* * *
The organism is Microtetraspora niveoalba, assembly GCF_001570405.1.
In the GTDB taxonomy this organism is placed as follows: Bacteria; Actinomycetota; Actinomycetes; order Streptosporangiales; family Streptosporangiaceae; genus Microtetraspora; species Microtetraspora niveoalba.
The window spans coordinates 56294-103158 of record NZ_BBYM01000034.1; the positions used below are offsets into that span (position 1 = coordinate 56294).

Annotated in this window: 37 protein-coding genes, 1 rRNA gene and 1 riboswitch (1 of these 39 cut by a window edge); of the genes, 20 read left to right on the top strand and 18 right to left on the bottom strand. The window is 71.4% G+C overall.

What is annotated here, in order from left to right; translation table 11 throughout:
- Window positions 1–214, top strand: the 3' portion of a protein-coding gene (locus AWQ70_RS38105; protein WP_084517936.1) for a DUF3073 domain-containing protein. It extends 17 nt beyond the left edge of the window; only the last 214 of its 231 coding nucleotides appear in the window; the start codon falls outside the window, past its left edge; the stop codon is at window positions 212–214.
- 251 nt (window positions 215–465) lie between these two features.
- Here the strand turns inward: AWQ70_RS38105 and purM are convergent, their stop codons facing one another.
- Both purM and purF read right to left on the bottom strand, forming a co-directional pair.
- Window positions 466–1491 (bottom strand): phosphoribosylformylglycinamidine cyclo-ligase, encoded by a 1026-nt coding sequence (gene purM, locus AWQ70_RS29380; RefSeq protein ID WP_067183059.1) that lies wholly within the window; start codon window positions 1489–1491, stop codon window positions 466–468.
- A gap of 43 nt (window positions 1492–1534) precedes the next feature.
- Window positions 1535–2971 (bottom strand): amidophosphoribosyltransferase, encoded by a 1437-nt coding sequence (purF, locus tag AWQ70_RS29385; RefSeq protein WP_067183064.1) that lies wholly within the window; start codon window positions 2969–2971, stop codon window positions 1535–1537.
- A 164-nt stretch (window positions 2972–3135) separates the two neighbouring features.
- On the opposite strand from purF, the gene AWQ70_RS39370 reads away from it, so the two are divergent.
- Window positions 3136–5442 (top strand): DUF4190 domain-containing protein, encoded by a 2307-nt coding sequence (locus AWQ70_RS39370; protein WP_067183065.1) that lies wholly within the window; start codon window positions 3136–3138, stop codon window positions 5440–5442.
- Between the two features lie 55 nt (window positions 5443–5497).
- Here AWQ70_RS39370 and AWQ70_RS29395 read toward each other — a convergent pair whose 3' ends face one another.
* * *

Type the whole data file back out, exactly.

The organism is Microtetraspora niveoalba, assembly GCF_001570405.1.
In the GTDB taxonomy this organism is placed as follows: Bacteria; Actinomycetota; Actinomycetes; order Streptosporangiales; family Streptosporangiaceae; genus Microtetraspora; species Microtetraspora niveoalba.
The window spans coordinates 56294-103158 of record NZ_BBYM01000034.1; the positions used below are offsets into that span (position 1 = coordinate 56294).

Annotated in this window: 37 protein-coding genes, 1 rRNA gene and 1 riboswitch (1 of these 39 cut by a window edge); of the genes, 20 read left to right on the top strand and 18 right to left on the bottom strand. The window is 71.4% G+C overall.

What is annotated here, in order from left to right; translation table 11 throughout:
- Window positions 1–214, top strand: the 3' portion of a protein-coding gene (locus AWQ70_RS38105; protein WP_084517936.1) for a DUF3073 domain-containing protein. It extends 17 nt beyond the left edge of the window; only the last 214 of its 231 coding nucleotides appear in the window; the start codon falls outside the window, past its left edge; the stop codon is at window positions 212–214.
- 251 nt (window positions 215–465) lie between these two features.
- Here the strand turns inward: AWQ70_RS38105 and purM are convergent, their stop codons facing one another.
- Both purM and purF read right to left on the bottom strand, forming a co-directional pair.
- Window positions 466–1491 (bottom strand): phosphoribosylformylglycinamidine cyclo-ligase, encoded by a 1026-nt coding sequence (gene purM, locus AWQ70_RS29380; RefSeq protein ID WP_067183059.1) that lies wholly within the window; start codon window positions 1489–1491, stop codon window positions 466–468.
- A gap of 43 nt (window positions 1492–1534) precedes the next feature.
- Window positions 1535–2971 (bottom strand): amidophosphoribosyltransferase, encoded by a 1437-nt coding sequence (purF, locus tag AWQ70_RS29385; RefSeq protein WP_067183064.1) that lies wholly within the window; start codon window positions 2969–2971, stop codon window positions 1535–1537.
- A 164-nt stretch (window positions 2972–3135) separates the two neighbouring features.
- On the opposite strand from purF, the gene AWQ70_RS39370 reads away from it, so the two are divergent.
- Window positions 3136–5442 (top strand): DUF4190 domain-containing protein, encoded by a 2307-nt coding sequence (locus AWQ70_RS39370; protein WP_067183065.1) that lies wholly within the window; start codon window positions 3136–3138, stop codon window positions 5440–5442.
- Between the two features lie 55 nt (window positions 5443–5497).
- Here AWQ70_RS39370 and AWQ70_RS29395 read toward each other — a convergent pair whose 3' ends face one another.